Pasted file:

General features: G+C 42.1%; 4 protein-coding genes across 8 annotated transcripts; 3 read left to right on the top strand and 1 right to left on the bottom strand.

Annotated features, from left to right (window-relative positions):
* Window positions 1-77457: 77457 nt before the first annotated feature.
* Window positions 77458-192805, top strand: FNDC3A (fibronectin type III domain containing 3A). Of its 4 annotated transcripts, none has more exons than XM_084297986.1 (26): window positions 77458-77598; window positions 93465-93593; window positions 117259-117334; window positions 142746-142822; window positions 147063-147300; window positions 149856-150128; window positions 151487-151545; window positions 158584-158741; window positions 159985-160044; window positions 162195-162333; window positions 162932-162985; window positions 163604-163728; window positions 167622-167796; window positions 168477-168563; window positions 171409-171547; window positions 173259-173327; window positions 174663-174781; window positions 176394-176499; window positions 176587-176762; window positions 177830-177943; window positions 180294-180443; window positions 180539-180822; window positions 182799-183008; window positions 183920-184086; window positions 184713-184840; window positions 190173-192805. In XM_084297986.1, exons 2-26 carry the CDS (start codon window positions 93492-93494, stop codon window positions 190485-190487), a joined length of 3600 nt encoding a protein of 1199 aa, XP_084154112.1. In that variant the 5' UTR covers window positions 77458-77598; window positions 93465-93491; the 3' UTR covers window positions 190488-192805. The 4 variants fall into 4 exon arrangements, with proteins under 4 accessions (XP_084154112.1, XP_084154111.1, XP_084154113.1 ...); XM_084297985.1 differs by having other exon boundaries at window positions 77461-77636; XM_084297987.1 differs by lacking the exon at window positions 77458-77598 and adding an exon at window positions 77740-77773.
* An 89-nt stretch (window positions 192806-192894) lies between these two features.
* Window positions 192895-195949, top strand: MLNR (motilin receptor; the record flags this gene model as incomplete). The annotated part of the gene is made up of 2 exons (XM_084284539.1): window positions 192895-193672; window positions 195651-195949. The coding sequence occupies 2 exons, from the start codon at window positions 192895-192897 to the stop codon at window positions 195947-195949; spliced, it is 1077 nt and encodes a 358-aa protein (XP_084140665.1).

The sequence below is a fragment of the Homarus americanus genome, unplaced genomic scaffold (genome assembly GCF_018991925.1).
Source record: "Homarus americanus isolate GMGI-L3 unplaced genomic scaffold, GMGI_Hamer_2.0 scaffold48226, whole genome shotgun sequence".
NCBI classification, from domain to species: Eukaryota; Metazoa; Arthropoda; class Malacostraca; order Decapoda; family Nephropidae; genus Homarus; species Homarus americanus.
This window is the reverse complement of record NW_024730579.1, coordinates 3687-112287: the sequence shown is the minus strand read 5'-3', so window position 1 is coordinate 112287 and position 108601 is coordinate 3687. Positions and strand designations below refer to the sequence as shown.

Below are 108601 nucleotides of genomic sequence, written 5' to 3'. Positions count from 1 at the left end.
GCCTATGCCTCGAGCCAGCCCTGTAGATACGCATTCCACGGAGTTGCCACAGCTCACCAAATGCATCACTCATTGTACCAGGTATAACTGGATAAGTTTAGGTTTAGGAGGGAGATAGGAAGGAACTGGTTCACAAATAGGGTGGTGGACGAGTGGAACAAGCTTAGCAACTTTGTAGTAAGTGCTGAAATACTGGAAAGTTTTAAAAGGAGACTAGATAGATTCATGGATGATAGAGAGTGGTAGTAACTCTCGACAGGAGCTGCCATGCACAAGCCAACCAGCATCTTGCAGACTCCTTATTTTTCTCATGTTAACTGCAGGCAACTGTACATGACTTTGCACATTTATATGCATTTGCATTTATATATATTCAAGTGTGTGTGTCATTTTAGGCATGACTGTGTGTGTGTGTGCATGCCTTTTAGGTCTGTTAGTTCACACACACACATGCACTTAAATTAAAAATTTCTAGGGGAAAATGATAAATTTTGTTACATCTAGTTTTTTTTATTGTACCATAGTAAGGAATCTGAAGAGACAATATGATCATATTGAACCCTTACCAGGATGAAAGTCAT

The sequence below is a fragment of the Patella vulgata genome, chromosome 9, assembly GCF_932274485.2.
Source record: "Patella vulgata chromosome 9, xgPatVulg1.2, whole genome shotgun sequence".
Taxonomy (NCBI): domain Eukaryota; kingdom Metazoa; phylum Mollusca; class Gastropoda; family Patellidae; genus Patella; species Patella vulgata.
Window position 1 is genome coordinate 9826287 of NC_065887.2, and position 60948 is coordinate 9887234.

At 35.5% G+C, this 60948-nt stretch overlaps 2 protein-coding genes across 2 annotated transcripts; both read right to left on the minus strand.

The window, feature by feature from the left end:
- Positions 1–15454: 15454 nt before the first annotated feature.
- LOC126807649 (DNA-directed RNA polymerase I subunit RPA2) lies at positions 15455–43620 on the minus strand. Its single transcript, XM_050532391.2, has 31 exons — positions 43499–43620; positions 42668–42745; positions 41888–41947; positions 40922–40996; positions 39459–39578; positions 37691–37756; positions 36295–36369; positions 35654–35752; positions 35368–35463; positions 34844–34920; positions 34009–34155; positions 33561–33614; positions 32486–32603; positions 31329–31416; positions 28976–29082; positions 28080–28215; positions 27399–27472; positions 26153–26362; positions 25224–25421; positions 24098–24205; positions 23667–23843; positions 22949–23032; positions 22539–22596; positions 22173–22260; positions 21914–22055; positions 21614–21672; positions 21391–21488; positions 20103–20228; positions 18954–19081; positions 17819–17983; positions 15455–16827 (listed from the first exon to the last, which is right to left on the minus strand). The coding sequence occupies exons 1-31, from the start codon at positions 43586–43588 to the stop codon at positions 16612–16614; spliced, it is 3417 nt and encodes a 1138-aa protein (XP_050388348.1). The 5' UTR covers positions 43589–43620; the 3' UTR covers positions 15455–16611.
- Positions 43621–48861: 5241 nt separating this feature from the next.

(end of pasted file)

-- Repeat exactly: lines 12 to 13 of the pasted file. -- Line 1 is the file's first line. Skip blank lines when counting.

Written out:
GCCTATGCCTCGAGCCAGCCCTGTAGATACGCATTCCACGGAGTTGCCACAGCTCACCAAATGCATCACTCATTGTACCAGGTATAACTGGATAAGTTTAGGTTTAGGAGGGAGATAGGAAGGAACTGGTTCACAAATAGGGTGGTGGACGAGTGGAACAAGCTTAGCAACTTTGTAGTAAGTGCTGAAATACTGGAAAGTTTTAAAAGGAGACTAGATAGATTCATGGATGATAGAGAGTGGTAGTAACTCTCGACAGGAGCTGCCATGCACAAGCCAACCAGCATCTTGCAGACTCCTTATTTTTCTCATGTTAACTGCAGGCAACTGTACATGACTTTGCACATTTATATGCATTTGCATTTATATATATTCAAGTGTGTGTGTCATTTTAGGCATGACTGTGTGTGTGTGTGCATGCCTTTTAGGTCTGTTAGTTCACACACACACATGCACTTAAATTAAAAATTTCTAGGGGAAAATGATAAATTTTGTTACATCTAGTTTTTTTTATTGTACCATAGTAAGGAATCTGAAGAGACAATATGATCATATTGAACCCTTACCAGGATGAAAGTCAT

The sequence below is a fragment of the Patella vulgata genome, chromosome 9, assembly GCF_932274485.2.